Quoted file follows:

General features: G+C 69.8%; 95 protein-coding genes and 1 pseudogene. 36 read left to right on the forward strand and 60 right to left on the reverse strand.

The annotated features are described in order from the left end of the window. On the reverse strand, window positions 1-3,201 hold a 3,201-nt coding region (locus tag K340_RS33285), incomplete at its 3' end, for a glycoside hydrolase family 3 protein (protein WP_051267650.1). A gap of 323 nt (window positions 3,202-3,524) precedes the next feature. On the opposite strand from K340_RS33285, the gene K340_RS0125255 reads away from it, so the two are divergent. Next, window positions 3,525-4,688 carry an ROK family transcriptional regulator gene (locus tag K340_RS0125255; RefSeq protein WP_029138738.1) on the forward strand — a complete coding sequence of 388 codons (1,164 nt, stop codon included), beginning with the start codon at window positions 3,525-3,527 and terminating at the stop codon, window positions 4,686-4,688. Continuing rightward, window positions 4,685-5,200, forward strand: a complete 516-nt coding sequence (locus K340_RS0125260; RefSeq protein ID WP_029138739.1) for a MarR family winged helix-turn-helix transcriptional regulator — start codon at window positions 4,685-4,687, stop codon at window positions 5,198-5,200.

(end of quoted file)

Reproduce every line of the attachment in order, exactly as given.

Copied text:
General features: G+C 69.8%; 95 protein-coding genes and 1 pseudogene. 36 read left to right on the forward strand and 60 right to left on the reverse strand.

The annotated features are described in order from the left end of the window. On the reverse strand, window positions 1-3,201 hold a 3,201-nt coding region (locus tag K340_RS33285), incomplete at its 3' end, for a glycoside hydrolase family 3 protein (protein WP_051267650.1). A gap of 323 nt (window positions 3,202-3,524) precedes the next feature. On the opposite strand from K340_RS33285, the gene K340_RS0125255 reads away from it, so the two are divergent. Next, window positions 3,525-4,688 carry an ROK family transcriptional regulator gene (locus tag K340_RS0125255; RefSeq protein WP_029138738.1) on the forward strand — a complete coding sequence of 388 codons (1,164 nt, stop codon included), beginning with the start codon at window positions 3,525-3,527 and terminating at the stop codon, window positions 4,686-4,688. Continuing rightward, window positions 4,685-5,200, forward strand: a complete 516-nt coding sequence (locus K340_RS0125260; RefSeq protein ID WP_029138739.1) for a MarR family winged helix-turn-helix transcriptional regulator — start codon at window positions 4,685-4,687, stop codon at window positions 5,198-5,200.